2. . . . which aims to identify persistent barriers to learning
  3. Summative assessment: -
  4. . . . which evaluates cumulative progress in terms of the intended learning outcomes for the course or unit

These have clear parallels with the principles and practice of valid analytical measurement. Placement, for example, is analogous to the preliminary screening used to identify viable analytical methods and identify potential interferences. Similarly, diagnostic assessment is recognizable in the use of check samples and instrument validation protocols. Formative assessment parallels the processes of both method development and laboratory proficiency testing and training. Finally, summative assessment can be considered equivalent to the generation of a certificate of analysis for a complex sample or certified reference material.

Should we grade students on accuracy or precision or both? The following points come to the fore in answering this question for each specific course:

  1. Is technical proficiency a reasonable and clearly stated learning goal?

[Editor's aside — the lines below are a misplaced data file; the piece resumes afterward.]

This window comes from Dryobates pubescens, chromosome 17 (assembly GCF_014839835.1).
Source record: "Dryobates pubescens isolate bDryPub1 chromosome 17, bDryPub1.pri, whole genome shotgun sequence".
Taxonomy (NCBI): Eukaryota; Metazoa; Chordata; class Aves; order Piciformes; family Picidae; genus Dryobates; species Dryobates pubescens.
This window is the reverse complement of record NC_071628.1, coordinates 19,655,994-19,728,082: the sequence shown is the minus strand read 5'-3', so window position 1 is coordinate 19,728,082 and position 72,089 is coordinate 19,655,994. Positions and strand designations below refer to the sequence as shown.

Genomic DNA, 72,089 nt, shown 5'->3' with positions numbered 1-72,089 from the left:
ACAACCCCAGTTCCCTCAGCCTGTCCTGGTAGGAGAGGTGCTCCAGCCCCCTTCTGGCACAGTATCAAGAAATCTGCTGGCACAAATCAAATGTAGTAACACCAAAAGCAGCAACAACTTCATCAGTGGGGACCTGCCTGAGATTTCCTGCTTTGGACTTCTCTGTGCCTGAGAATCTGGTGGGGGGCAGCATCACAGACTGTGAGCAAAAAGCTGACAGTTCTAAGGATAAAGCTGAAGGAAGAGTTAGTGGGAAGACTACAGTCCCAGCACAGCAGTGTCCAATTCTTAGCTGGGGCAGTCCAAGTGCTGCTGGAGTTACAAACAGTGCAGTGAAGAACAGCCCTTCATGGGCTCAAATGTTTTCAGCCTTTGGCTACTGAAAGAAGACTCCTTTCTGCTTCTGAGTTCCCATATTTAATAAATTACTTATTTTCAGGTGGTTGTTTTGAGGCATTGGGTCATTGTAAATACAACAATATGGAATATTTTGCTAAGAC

2. Are the requirements for formative assessment met by the grading criteria?
  1. Are policies and procedures in place that allow students to correct poor technique and develop technical proficiency?
  2. Is each experimental method sufficiently robust that poor accuracy and precision are attributable only to student technique?
  3. Is the method used to assign accuracy and precision grades both valid and reliable?
  4. Does the weight of grades for accuracy and precision reflect the relative importance of technical proficiency within the overall course learning goals?

Clearly, different conclusions can be drawn for different courses: the requirements of a course for clinical laboratory technicians, for example, should arguably be more stringent than those for a terminal course in introductory analytical chemistry for pre-med students. Regardless, any assessment of student accuracy and precision must have demonstrated validity and reliability within the scope and scale of the immediate course context.

Methods of both analytical measurement and educational assessment have a larger objective, must be fit for purpose and appropriate to scale, be robust, and have demonstrated validity and reliability. In short, when it comes to grading students, we should practice what we teach.